Health, disease, mortality and survival in wild and rehabilitated harbor seals (Phoca vitulina) in San Francisco Bay and along the central California coast
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Conventional methods for health assessment of wild-caught and stranded seals were used to describe the disease status of harbor seals in California. Clinical chemistry, infectious disease prevalence, immune function, and contaminant data were collected to evaluate harbor seal health with data collected from three groups of seals. Wild-caught seals of all ages were sampled at two locations: San Francisco Bay (a heavily urbanized estuary) and Tomales Bay (a less developed control site). Stranded seals entered rehabilitation from a more extensive portion of the California coast which included the locations where seals were caught. Hematology reference intervals were generated to provide a baseline for health assessment among the seals. Individual variability in blood variables among seals was affected by age, sex, location, and girth. Disease surveillance focused on pathogens known to cause lesions in harbor seals, zoonoses, and those with terrestrial sources. Specific pathogens of interest were E coli, Clostridium perfringens, Vibrio spp, Campylobacter spp, Salmonella, Giardia, Cryptosporidium, avian influenza virus, Brucella, Leptospira spp., Toxoplasma gondii, Sarcocystis neurona, and Neospora caninum, Leptospira spp, and phocine and canine distemper virus. There was evidence of exposure to all pathogens except for phocine distemper virus. Simple measures of immune response were used to evaluate the immune function of harbor seal pups in rehabilitation that had evidence of previous bacterial infection. The swelling response to a subcutaneous injection of phytohemagglutinin (PHA) was positively associated with growth rate, possibly illustrating the energetic trade-offs between growth and immunity. Blubber contaminant concentrations (PCBs, DDTs, PBDEs, CHLDs, and HCHs) in harbor seal pups were grouped by extent of suckling and strand location. The ratio of PCB:DDT was increased in San Francisco Bay and decreased in Monterey Bay compared with other locations along the coast. Pups that weaned in the wild, lost weight and then stranded had the highest contaminant levels, equivalent to the concentrations detected in stranded adult harbor seals. Dispersal and survival were monitored by satellite telemetry in harbor seal pups released from rehabilitation and recently weaned wild-caught pups to assess the effect of condition, health, and contaminant levels on survival probability. Increased contaminant levels and decreased thyroxine (T4) were associated with decreased survival probability. Increased mass, particularly among the rehabilitated pups, was associated with increased survival probability. This study demonstrates that health and survival of harbor seals pups along the central California coast are impacted by human activities such as contaminant disposal, pathogen pollution and boat traffic, although the variability in individual health measures requires carefully designed studies to detect these effects.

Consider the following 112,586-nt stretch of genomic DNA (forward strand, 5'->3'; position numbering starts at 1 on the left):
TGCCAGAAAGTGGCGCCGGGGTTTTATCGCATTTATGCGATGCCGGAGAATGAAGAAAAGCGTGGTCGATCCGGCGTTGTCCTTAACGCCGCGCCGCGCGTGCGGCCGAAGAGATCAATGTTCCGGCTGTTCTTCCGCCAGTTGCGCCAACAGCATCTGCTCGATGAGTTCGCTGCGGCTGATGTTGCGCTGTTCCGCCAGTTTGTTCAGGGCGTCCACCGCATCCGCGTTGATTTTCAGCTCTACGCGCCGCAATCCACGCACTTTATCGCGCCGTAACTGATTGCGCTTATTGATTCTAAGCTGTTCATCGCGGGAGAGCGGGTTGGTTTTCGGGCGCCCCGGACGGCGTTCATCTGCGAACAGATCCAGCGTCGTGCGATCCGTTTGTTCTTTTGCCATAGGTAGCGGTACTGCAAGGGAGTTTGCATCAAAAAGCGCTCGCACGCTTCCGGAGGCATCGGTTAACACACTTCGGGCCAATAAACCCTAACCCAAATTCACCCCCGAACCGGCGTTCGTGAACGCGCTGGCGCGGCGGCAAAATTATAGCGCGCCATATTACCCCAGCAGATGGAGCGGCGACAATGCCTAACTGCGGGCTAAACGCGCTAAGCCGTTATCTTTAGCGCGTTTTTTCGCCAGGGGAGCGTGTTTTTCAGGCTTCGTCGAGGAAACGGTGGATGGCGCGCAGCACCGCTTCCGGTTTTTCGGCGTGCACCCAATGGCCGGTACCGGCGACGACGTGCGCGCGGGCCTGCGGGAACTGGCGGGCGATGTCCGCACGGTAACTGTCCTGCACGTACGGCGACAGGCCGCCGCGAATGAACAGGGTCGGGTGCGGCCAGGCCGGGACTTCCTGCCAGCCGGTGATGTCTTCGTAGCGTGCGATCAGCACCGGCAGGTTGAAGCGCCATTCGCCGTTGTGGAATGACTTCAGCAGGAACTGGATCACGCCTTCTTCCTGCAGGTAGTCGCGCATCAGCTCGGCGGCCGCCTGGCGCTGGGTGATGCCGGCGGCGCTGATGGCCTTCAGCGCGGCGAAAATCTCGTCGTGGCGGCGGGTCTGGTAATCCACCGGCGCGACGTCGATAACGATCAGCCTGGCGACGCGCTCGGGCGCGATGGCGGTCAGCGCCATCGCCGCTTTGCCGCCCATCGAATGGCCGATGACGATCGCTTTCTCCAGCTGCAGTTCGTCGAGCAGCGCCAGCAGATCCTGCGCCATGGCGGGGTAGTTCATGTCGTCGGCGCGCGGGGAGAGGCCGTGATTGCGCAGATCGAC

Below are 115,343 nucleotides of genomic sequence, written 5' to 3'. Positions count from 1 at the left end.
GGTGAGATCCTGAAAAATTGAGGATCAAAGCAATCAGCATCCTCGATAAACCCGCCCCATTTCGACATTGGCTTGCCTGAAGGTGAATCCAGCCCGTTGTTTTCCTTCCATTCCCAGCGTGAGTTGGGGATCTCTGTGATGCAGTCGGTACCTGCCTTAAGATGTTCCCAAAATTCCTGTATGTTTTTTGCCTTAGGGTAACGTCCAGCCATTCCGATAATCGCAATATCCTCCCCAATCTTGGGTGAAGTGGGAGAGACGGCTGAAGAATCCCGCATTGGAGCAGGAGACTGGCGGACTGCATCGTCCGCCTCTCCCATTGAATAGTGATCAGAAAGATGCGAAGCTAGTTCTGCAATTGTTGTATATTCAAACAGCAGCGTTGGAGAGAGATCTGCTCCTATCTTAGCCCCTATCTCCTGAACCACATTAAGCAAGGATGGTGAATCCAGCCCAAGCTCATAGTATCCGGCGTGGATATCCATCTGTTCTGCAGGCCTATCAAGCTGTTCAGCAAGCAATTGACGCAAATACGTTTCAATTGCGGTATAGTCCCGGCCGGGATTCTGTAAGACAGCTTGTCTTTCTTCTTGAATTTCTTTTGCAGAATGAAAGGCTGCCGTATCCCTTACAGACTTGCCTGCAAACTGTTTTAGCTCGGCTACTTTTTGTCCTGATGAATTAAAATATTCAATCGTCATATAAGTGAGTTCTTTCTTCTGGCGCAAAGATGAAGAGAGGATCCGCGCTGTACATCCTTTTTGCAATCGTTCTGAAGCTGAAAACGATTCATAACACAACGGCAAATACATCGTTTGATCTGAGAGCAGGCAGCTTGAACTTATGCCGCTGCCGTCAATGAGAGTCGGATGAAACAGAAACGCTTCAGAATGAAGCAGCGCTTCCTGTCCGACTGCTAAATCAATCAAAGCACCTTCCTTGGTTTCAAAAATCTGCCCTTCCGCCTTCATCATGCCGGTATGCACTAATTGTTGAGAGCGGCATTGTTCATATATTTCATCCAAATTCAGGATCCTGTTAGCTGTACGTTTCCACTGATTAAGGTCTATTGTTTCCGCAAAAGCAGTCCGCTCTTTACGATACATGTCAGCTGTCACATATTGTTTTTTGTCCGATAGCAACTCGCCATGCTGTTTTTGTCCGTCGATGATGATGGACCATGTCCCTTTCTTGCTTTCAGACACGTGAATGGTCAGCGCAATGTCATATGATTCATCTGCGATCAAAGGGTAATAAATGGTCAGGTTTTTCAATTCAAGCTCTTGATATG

Thesis, PhD Doctor of Philosophy
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